Rehoboth approves season-long Meterless Monday

City will lose parking revenue, but incentive helps struggling businesses attract customers
February 12, 2021

Story Location:
Rehoboth Beach City Hall
229 Rehoboth Avenue
Rehoboth Beach  Delaware  19971
United States

By unanimous vote Feb. 2, Rehoboth Beach commissioners formally approved Meterless Monday for the entire 2021 summer season.

The city needs to be bold, and this is something that can be done to help the businesses, said Commissioner Richard Byrne, who has pushed for this business-related incentive for months.

Last summer, at the request of downtown businesses struggling to attract customers during the week, the city instituted Meterless Monday from 4 to 10 p.m. for the final eight weeks of the parking meter season. In a previous meeting, City Manager Sharon Lynn said the city lost an estimated $60,000 in parking meter revenue, or $7,500 per day, from the program last year.

There was a brief discussion on running the meterless program through June and then extending it if needed, but ultimately commissioners made the decision to do it the whole summer. As approved, the hours of 4 to 10 p.m. will remain the same.

Commissioner Jay Lagree said if the city is booming, revenue will be booming in all sectors, and the parking revenue lost because of the program won’t be missed.

Last summer, the city installed and paid for hundreds of barriers in parking spots along Rehoboth, Wilmington and Baltimore avenues so businesses could have outdoor dining on city sidewalks and still have pedestrian walkways. Months ago, commissioners approved a continuation of the program this summer, through the state of emergency.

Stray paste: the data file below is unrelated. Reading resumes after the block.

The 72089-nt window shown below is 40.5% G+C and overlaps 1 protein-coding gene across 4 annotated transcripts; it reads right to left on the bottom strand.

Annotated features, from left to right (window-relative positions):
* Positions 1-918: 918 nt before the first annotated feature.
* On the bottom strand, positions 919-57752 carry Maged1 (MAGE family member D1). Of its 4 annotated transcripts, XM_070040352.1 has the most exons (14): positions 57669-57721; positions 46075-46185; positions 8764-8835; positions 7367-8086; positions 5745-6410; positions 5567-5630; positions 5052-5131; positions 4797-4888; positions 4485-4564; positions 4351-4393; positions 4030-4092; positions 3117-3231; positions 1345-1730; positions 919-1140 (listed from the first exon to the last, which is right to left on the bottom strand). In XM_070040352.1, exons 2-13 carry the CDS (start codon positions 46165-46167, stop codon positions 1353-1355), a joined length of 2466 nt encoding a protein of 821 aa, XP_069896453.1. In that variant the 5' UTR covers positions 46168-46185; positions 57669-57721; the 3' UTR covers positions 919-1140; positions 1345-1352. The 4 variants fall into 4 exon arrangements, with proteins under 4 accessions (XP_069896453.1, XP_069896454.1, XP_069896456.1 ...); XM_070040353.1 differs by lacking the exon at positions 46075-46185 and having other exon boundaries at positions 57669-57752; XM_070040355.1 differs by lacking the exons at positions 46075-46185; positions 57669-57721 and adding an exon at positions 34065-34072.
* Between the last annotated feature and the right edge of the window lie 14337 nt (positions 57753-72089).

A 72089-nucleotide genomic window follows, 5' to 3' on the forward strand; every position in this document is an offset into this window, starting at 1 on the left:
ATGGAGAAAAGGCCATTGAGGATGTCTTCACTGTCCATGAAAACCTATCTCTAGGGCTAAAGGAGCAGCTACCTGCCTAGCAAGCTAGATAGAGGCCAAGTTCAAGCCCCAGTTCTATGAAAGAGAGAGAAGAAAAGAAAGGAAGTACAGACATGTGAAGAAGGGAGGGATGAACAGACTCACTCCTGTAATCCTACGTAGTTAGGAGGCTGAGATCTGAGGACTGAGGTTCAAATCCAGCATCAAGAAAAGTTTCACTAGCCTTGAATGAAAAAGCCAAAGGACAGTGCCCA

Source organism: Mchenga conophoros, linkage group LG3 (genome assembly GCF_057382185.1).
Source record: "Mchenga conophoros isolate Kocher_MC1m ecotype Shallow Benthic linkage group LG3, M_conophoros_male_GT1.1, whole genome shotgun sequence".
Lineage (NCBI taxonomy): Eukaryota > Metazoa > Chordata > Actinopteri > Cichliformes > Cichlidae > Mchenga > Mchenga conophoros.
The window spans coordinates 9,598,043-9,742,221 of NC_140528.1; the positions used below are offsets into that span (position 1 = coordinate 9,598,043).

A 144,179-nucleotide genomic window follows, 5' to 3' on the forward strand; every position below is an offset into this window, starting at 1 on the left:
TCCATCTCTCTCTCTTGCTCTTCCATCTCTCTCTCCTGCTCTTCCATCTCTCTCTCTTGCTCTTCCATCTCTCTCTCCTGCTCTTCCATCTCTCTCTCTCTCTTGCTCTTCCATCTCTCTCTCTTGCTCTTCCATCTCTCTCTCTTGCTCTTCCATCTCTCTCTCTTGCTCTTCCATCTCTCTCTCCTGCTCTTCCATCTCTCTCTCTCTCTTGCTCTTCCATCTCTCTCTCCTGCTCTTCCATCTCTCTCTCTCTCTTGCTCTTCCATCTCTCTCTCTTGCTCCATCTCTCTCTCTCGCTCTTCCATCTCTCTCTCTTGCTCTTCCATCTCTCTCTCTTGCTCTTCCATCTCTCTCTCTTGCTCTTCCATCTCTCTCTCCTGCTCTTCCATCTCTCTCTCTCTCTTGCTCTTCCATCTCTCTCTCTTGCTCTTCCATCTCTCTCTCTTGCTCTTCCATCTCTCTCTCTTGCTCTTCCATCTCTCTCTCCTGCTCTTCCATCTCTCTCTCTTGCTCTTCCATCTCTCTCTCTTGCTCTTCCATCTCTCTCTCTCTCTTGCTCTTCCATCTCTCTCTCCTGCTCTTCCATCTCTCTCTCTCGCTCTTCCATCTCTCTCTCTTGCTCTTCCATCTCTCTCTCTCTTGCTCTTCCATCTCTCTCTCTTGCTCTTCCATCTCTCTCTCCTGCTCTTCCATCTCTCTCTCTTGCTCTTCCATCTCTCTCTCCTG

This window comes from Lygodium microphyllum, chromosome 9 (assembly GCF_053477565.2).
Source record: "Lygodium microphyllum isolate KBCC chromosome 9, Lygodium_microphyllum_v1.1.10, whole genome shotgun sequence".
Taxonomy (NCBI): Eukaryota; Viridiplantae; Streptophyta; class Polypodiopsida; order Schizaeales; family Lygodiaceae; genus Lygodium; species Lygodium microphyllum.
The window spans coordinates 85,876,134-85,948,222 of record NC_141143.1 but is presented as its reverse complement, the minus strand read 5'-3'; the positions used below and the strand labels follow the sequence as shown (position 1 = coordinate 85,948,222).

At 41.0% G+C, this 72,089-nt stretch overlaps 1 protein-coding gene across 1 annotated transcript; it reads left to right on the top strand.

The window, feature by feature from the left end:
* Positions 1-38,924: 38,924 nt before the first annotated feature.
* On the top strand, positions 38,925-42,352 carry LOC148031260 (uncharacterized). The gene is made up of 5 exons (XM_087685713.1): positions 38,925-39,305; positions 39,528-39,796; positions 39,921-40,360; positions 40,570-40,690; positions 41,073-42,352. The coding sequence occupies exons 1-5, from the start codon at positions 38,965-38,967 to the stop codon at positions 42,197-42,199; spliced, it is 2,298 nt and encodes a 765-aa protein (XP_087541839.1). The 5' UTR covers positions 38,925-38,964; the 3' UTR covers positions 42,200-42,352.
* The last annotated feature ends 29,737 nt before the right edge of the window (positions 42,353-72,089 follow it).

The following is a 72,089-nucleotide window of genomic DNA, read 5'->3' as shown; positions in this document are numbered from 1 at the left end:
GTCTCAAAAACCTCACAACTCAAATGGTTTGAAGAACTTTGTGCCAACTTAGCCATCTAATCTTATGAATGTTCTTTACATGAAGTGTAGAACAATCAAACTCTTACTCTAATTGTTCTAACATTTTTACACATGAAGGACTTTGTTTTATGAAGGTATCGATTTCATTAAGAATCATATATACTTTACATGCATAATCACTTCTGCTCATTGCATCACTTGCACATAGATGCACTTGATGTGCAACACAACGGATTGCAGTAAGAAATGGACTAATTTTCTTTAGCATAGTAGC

During the recent meeting, commissioners agreed that the state of emergency will probably last into the summer and that it would not be good to stop the outdoor dining program in midsummer if restrictions were lifted halfway through.

Mayor Stan Mills said he would be inclined to let the program run through November rather than cut it short, because businesses need to be able to plan for the entire summer. There wasn’t a formal vote, but the other commissioners generally agreed with the assessment.

There is a change to how the outdoor dining program will be conducted this summer – primarily in who will pay for the barriers. This coming summer, the city will still procure and install the barriers, but business owners will cover the expense. Lynn said the city will determine how many barriers are needed for each business, and the cost to install the barriers will be $25 per barrier per month.

There’s still some question as to who will pay for the ADA-required ramps needed to get from the parking spots to the sidewalk. Lynn said each ramp costs approximately $1,000 to install.

The deadline for businesses to submit applications to the city for placement of outdoor barriers is Monday, March 1. Lynn said the city will be sending out letters to businesses reminding them of the deadline by the end of the week.

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